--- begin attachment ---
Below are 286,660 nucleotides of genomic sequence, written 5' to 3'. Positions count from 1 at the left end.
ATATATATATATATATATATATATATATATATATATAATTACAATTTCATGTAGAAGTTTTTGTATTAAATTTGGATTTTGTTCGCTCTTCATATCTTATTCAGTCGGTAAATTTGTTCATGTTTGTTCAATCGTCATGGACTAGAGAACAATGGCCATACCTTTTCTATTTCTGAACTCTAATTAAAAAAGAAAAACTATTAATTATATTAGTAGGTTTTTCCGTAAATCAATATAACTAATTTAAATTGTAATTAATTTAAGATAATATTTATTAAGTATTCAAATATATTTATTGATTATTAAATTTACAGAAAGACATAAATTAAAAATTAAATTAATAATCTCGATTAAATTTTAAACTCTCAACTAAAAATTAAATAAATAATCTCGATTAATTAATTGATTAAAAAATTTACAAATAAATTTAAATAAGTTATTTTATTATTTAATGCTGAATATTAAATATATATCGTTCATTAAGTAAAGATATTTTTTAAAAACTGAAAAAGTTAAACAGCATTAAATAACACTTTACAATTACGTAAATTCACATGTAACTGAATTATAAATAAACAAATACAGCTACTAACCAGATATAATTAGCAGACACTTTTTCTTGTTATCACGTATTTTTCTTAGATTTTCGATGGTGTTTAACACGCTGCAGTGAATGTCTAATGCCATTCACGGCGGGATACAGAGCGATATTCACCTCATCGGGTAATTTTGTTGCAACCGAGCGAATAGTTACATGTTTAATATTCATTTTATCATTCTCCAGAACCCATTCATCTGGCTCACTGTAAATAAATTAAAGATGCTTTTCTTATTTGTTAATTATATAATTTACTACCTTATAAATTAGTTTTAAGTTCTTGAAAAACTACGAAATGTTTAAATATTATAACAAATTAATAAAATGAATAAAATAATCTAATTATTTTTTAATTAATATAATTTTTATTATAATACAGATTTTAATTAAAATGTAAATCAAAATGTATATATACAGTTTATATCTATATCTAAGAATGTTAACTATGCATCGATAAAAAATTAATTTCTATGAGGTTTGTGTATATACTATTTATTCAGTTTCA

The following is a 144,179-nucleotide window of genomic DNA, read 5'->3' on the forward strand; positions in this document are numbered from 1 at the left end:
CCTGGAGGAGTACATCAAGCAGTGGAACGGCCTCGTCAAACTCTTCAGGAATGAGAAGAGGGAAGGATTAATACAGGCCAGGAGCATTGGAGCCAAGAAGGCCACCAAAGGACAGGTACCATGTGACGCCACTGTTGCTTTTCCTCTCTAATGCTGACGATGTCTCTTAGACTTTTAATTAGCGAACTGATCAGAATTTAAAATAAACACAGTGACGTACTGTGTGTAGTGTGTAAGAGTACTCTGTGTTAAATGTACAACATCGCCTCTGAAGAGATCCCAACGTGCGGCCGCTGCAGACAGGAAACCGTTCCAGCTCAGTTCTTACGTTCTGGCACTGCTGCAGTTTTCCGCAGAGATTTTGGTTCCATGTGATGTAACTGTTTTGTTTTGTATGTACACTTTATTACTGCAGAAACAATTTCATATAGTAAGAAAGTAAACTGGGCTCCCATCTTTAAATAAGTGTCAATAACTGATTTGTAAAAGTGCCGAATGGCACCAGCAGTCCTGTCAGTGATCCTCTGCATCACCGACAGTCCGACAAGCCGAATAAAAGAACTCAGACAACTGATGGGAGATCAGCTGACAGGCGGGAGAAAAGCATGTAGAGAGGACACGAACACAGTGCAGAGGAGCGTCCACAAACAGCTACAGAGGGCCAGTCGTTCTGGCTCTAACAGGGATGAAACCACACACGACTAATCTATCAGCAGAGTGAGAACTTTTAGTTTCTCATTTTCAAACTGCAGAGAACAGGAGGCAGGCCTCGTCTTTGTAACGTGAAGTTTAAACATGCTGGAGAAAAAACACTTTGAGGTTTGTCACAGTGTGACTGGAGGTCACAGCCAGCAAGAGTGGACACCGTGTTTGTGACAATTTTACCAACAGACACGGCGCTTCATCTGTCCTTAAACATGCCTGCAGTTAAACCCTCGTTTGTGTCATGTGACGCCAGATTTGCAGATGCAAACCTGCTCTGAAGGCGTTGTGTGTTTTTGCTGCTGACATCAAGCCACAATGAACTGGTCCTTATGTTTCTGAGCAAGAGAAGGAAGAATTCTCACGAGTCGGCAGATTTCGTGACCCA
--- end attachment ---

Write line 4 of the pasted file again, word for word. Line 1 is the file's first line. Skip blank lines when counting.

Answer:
CCTGGAGGAGTACATCAAGCAGTGGAACGGCCTCGTCAAACTCTTCAGGAATGAGAAGAGGGAAGGATTAATACAGGCCAGGAGCATTGGAGCCAAGAAGGCCACCAAAGGACAGGTACCATGTGACGCCACTGTTGCTTTTCCTCTCTAATGCTGACGATGTCTCTTAGACTTTTAATTAGCGAACTGATCAGAATTTAAAATAAACACAGTGACGTACTGTGTGTAGTGTGTAAGAGTACTCTGTGTTAAATGTACAACATCGCCTCTGAAGAGATCCCAACGTGCGGCCGCTGCAGACAGGAAACCGTTCCAGCTCAGTTCTTACGTTCTGGCACTGCTGCAGTTTTCCGCAGAGATTTTGGTTCCATGTGATGTAACTGTTTTGTTTTGTATGTACACTTTATTACTGCAGAAACAATTTCATATAGTAAGAAAGTAAACTGGGCTCCCATCTTTAAATAAGTGTCAATAACTGATTTGTAAAAGTGCCGAATGGCACCAGCAGTCCTGTCAGTGATCCTCTGCATCACCGACAGTCCGACAAGCCGAATAAAAGAACTCAGACAACTGATGGGAGATCAGCTGACAGGCGGGAGAAAAGCATGTAGAGAGGACACGAACACAGTGCAGAGGAGCGTCCACAAACAGCTACAGAGGGCCAGTCGTTCTGGCTCTAACAGGGATGAAACCACACACGACTAATCTATCAGCAGAGTGAGAACTTTTAGTTTCTCATTTTCAAACTGCAGAGAACAGGAGGCAGGCCTCGTCTTTGTAACGTGAAGTTTAAACATGCTGGAGAAAAAACACTTTGAGGTTTGTCACAGTGTGACTGGAGGTCACAGCCAGCAAGAGTGGACACCGTGTTTGTGACAATTTTACCAACAGACACGGCGCTTCATCTGTCCTTAAACATGCCTGCAGTTAAACCCTCGTTTGTGTCATGTGACGCCAGATTTGCAGATGCAAACCTGCTCTGAAGGCGTTGTGTGTTTTTGCTGCTGACATCAAGCCACAATGAACTGGTCCTTATGTTTCTGAGCAAGAGAAGGAAGAATTCTCACGAGTCGGCAGATTTCGTGACCCA